New York painter Joseph Solman, 76, has not had a major exhibition in Washington since his retrospective at the Phillips Collection 35 years ago. Yet his current show at Robert Brown Contemporary Art, which spans 50 years, reveals the artist's remarkable staying power. His small paintings from the '30s are as fresh as the day they were made. His recent drawings and monotypes show a vigor, authority and originality undiminished by time.

This show -- which follows major exhibitions held last year at the Wichita Art Museum and in New York -- begins with a few large oils, including one on loan from the National Museum of American Art. But the highlights are several small gouaches from the Depression years, when Solman -- like so many other American painters -- was working for the Works Progress Administration, and threading his way through the opposing camps of social realism and modern abstraction. Subscribing to neither exclusively, he evolved his own blend of the two, adding warm, expressionistic overtones.

Solman was part of a group called The Ten, which included Mark Rothko and Adolph Gottlieb, but he did not follow when they abandoned recognizable subject matter. He also edited the Artists' Union publication Art Front, but never pursued social reform in his art. From the start, it was the visual clutter of urban life that captivated him -- especially the city streets with their jumble of signs, symbols, stoplights, streetlights, arrows, letters and painted pointing fingers. He saw in them patterns, shapes and colors, and painted them as if they were still lifes, often flattening them into dark, moody, collage-like compositions.

The results are semi-abstractions in which perspective and literal color are abandoned for the sake of all-over impact and design. Yet Solman's goals have never had anything to do with geometry, but everything to do with conveying an aura that echoed his own passionate, often playful pleasure in all he observed: a child on a tricycle, surrounded by lampposts, hydrants and signs; a pawnshop window with a lone guitar; an "Alley in Hartford," where a large painted hand points to another sign advertising chewing gum.

Today, these small paintings are filled with the warmth of remembrance, of nostalgia for bits of city life now gone -- like the ice cellar with an honor-system sign-up sheet for customers. Yet, almost miraculously, none of these works has become in any way "dated" -- the ultimate test of any work of art.

A fine colorist, Solman also draws supremely well, and proves it in the swift, sure outlines of the "Handicapper" and various other subway types he continues to observe (and gently caricature) during his frequent trips to Aqueduct Racetrack. He has also taken to making monotypes in recent years, using vigorous line and impressionistic color to examine new city phenomena, such as a "Motorcycle Duo," "The Pan Am Building" and "The Public Theater at Dusk."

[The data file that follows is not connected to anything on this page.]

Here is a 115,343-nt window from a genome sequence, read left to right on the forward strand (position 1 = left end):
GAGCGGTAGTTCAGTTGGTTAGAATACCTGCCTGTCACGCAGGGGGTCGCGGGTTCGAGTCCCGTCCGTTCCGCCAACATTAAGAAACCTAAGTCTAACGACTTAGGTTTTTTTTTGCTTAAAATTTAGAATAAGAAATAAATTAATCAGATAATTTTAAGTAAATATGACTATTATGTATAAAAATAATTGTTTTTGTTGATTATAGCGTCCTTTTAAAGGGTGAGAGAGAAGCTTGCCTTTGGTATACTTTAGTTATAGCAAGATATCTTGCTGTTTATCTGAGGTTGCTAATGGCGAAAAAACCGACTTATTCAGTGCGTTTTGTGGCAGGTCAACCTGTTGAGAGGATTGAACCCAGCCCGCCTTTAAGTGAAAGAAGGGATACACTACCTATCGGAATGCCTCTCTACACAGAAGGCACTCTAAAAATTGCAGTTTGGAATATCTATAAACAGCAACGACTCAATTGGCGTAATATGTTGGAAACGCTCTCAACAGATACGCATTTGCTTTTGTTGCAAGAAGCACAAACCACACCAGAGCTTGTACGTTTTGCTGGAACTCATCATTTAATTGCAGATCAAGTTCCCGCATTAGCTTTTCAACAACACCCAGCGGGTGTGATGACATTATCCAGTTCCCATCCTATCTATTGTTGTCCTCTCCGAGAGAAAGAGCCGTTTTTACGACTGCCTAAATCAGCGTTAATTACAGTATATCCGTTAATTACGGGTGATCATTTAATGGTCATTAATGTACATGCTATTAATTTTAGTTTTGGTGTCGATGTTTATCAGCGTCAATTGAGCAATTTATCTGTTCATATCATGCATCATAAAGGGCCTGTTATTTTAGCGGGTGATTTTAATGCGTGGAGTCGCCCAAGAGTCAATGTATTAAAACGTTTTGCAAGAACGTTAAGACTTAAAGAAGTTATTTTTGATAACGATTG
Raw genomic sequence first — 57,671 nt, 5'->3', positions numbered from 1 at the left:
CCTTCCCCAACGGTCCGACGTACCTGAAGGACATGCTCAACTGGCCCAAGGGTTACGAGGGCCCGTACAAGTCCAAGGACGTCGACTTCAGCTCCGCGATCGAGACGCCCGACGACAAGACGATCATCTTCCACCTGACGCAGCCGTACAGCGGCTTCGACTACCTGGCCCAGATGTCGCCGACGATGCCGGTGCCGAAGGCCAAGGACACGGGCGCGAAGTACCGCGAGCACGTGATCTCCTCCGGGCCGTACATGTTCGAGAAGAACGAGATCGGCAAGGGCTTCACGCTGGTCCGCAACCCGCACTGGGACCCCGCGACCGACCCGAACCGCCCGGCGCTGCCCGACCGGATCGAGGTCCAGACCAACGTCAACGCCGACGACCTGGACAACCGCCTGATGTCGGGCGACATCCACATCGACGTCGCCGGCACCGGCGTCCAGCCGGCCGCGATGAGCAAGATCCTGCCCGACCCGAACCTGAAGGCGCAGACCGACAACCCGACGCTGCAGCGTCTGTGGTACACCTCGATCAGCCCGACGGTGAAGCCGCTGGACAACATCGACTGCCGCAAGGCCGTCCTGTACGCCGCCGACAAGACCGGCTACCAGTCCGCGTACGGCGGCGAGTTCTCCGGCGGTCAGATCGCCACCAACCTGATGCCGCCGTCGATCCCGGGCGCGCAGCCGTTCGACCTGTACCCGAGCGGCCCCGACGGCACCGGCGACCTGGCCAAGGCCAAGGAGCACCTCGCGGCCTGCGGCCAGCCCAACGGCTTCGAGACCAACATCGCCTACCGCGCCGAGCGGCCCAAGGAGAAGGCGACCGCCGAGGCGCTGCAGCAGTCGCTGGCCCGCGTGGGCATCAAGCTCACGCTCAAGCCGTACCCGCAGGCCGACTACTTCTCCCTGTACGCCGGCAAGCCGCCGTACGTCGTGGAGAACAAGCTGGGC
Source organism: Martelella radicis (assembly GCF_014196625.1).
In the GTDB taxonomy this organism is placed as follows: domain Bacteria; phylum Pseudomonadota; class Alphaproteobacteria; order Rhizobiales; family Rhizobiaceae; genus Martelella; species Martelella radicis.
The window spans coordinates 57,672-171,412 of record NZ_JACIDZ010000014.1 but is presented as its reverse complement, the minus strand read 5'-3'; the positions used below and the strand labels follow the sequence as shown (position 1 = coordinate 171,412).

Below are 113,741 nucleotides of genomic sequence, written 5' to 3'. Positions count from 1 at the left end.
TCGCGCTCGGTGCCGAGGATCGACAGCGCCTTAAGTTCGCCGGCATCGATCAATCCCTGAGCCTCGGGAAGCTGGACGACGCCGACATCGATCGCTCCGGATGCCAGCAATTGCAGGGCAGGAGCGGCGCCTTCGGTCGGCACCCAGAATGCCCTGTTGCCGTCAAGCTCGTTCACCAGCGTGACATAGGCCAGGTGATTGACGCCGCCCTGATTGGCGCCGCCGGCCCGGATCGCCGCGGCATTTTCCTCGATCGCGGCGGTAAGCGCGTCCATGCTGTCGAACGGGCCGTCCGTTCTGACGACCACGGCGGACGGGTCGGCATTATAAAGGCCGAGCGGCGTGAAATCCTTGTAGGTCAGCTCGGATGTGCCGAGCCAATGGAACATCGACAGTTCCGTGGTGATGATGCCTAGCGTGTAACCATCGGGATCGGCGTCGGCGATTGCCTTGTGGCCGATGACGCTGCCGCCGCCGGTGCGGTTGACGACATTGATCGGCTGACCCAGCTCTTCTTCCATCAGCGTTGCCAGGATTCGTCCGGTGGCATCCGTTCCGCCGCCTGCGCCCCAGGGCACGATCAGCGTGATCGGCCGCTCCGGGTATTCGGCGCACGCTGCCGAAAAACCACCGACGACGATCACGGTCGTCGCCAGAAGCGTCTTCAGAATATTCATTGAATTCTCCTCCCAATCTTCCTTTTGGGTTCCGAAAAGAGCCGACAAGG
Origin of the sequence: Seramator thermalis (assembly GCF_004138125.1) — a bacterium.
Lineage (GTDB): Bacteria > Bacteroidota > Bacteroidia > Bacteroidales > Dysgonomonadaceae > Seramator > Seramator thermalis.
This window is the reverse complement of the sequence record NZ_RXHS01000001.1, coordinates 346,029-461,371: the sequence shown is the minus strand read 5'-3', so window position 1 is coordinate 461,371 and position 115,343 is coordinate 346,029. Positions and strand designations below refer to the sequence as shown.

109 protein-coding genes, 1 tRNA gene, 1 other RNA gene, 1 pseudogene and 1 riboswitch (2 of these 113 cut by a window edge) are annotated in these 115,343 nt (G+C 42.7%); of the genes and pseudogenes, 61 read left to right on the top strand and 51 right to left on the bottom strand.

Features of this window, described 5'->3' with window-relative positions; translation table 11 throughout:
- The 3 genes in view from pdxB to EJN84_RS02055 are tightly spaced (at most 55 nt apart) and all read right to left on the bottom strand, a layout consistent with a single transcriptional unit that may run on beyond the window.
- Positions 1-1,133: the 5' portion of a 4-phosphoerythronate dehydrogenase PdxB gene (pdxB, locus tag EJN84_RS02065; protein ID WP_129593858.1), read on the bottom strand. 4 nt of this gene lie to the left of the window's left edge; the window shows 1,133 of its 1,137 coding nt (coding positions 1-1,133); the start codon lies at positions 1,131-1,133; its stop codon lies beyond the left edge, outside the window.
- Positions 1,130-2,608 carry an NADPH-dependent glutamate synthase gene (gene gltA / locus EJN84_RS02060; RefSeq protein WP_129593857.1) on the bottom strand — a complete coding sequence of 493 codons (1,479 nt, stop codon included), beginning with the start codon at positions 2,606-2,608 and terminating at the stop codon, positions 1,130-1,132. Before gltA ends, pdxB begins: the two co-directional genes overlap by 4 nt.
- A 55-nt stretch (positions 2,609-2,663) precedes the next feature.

Taken together, the show sketches out a long career of which Solman has every reason to be proud. It also underscores a major fact of today's art world: Beyond the blinding glare of the new and the trendy is a treasure-trove of old talent making a strong comeback. It appears to have dawned, at last, on many collectors that this is art that has already stood the acid test of time. This welcome update on Solman continues at 1005 New Hampshire Ave. NW through April 13. Hours are noon to 5 p.m. Tuesdays through Saturdays. Gabor Peterdi Exhibit

Gabor Peterdi, famed Yale professor and print innovator, is showing recent paintings at Jane Haslem Gallery, all dealing with three themes that have preoccupied him for several years: wetlands, the ocean and fields of poppies -- which he calls "Celebrations." It is chiefly the "Celebrations" that give us something to shout about in this highly uneven show, especially "Garden of Dorka," an explosion of brilliant reds, blues and oranges -- a giant, impressionistic close-up of a poppy field in bloom. "Blonde Salt Marsh," which recalls Van Gogh's short, stacked brushstrokes, is the best of the "Wetlands" paintings here. Peterdi at his best is a fine painter, but he (like the rest of us) badly needs an editor. The show continues at 406 Seventh St. NW through Saturday. Hours are 11:30 a.m. to 3:30 p.m. today and Friday, noon to 5 p.m. Saturday. Franz Bader Gallery

Franz Bader will retire at the end of the year, but the Franz Bader Gallery will go on. A purchase agreement was signed last week between Bader and Wretha Hanson, proprietor of the Benchmarks Gallery, which transfers to Hanson the name of the Bader Gallery. Benchmarks, a four-year-old private dealership in Cleveland Park specializing in contemporary fine crafts, has also occasionally shown work by area painters and photographers.

"In addition to continuing to exhibit the Bader Gallery painters, sculptors and printmakers who choose to stay, I hope to have space to show fine crafts," says Hanson, who is seeking a new downtown location. She and Sabine Yanul, new owner of the Bader Bookshop, are hoping to find adjoining space, says Hanson. She will take over management of Bader Gallery by the end of the year, but will be working there starting July 1 "to ease the transition."